2018-2019 | 22' | cello, piano and organ

cōnflāri ['to be fused together'] is a piece in which three contrasting timbres (cello, piano and organ) try to fuse their different rhythms, intonation and melodies into one instrument. They embody a music that was once whole, but has fallen apart, like shrapnel.

As such, this piece is best classified as musical prose. It does not seek meaning in every gesture, like a poem would, but rather strains to find any meaning at all . An extreme sadness permeates its material, as the three protagonists try to fuse together ever more, never quite getting there, until they - grotesquely and artificially - do, petrifying into a terrifying noise.

This piece drifts on the three instruments having a different physicality (the air for the organ, the hammers for the piano, the strings for the cello) and assigning each a different kind of intonation and rhythm. It explores 23-limit Just Intonation intervals, although it's still firmly rooted in 12-tone equal temperament (as the piano and organ are, of course, tempered instruments).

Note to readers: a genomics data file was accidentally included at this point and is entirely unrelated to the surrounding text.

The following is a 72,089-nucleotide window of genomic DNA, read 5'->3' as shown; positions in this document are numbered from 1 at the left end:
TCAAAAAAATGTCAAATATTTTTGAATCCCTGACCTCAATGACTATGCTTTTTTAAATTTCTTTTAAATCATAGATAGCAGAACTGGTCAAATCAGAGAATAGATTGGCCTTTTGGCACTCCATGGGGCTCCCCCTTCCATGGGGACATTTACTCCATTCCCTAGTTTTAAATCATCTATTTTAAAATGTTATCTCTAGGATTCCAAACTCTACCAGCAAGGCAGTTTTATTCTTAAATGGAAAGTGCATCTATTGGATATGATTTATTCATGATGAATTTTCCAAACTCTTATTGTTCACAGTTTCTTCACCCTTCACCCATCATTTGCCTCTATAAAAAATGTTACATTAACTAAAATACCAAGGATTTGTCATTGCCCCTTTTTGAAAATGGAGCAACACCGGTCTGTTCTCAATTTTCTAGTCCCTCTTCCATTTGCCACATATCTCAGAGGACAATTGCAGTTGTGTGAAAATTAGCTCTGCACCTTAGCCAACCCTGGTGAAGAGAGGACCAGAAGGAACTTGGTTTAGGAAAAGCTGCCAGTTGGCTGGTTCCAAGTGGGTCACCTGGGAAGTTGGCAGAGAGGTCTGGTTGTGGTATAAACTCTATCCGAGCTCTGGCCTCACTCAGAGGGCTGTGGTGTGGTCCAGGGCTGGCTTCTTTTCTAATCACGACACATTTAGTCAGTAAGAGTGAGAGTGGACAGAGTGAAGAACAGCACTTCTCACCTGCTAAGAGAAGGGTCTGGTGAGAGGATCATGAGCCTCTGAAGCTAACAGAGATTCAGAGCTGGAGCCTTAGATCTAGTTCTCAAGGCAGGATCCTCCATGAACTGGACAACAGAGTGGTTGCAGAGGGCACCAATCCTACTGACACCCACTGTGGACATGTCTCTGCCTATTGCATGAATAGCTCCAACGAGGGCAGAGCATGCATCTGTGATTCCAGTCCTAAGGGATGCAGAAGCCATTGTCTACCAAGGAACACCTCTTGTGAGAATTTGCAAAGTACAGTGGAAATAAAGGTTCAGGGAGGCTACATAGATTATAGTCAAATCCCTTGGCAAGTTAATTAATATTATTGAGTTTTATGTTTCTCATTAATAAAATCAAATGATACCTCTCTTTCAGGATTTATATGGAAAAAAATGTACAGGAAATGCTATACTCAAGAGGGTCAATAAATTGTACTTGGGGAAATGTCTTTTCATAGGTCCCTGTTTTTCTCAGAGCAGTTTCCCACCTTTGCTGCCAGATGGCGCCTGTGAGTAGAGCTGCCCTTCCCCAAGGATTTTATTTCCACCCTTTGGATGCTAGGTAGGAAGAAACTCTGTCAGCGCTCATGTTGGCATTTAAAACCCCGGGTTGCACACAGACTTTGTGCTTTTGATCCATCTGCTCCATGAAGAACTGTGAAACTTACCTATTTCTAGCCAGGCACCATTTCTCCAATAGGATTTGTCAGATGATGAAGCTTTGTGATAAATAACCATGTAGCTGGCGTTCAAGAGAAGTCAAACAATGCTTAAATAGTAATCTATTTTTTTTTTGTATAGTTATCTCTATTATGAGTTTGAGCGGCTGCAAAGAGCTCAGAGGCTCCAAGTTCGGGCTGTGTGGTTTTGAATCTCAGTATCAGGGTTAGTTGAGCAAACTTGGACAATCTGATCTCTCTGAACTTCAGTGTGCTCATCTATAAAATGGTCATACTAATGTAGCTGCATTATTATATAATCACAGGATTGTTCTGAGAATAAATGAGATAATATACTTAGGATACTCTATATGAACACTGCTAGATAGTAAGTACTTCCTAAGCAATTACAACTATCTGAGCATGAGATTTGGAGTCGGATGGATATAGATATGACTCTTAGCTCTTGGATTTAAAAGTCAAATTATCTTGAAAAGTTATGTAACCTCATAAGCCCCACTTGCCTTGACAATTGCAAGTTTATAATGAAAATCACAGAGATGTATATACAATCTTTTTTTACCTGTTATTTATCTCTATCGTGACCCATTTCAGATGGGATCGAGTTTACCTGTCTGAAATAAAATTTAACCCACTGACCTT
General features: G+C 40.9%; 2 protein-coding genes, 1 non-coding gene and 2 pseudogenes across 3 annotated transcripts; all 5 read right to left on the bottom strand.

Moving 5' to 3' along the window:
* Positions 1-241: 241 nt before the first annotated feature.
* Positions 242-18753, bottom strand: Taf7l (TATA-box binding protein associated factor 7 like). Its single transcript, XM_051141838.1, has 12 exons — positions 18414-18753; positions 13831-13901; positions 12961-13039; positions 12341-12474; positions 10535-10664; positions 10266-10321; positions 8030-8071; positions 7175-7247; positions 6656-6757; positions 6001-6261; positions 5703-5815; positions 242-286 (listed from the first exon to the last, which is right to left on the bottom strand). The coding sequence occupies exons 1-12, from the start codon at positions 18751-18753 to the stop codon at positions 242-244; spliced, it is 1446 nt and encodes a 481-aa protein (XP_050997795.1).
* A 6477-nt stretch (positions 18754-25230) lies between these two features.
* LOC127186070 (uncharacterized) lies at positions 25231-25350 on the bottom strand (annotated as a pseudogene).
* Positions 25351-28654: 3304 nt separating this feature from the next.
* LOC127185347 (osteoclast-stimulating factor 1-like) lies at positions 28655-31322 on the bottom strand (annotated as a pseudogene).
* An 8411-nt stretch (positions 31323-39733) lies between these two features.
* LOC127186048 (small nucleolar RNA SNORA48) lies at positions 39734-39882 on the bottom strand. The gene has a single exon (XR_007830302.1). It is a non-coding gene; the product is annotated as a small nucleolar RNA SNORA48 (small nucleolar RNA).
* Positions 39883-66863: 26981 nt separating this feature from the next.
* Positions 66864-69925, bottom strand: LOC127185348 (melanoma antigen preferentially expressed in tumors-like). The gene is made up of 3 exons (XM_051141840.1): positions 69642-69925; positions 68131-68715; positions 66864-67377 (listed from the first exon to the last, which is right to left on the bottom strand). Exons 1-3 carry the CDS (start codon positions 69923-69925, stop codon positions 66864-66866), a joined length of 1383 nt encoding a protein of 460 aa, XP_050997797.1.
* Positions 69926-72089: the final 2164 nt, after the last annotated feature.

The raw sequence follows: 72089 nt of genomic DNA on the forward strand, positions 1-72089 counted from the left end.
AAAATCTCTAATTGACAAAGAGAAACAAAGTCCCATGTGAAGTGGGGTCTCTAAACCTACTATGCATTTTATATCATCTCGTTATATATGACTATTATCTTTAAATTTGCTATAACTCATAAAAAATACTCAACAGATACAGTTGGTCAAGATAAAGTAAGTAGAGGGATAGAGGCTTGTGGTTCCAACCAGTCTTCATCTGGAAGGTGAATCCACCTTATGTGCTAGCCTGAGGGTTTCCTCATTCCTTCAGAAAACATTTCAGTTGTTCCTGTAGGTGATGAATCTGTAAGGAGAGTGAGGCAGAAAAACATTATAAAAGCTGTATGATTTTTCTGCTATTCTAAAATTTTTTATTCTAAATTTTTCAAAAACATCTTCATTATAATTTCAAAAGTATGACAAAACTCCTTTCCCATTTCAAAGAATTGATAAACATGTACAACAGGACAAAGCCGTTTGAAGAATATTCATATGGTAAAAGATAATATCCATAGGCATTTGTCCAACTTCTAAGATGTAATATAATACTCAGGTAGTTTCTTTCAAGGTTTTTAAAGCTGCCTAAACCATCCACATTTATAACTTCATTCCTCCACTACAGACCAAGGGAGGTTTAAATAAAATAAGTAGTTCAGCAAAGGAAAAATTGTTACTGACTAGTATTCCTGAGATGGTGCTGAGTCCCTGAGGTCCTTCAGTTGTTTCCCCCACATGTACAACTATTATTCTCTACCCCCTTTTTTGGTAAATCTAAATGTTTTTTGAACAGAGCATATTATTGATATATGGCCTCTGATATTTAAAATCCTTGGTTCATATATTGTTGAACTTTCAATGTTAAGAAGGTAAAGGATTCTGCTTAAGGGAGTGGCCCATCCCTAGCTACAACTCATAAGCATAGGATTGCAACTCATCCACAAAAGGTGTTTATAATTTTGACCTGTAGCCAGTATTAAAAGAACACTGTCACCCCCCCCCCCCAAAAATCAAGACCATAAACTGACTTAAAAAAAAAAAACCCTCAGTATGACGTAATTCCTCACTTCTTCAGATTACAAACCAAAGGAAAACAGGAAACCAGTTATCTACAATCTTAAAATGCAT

In the third movement, the following text appears:

                         cinis pulvisque cumulant in robustam molem
                         cuius construximus muros ut nos tueantur atros dum
                         in formam fluit glarea rara et vix lapidescit
                         in monumentum ubi meminimus robur nostrum

cōnflāri was written for Doris Hochscheid (cello), Frans van Ruth (piano) and Gonny van der Maten (organ) who toured churches all across the Netherlands throughout 2019. Its creation was made possible with the support of the Dutch Performing Arts Fund.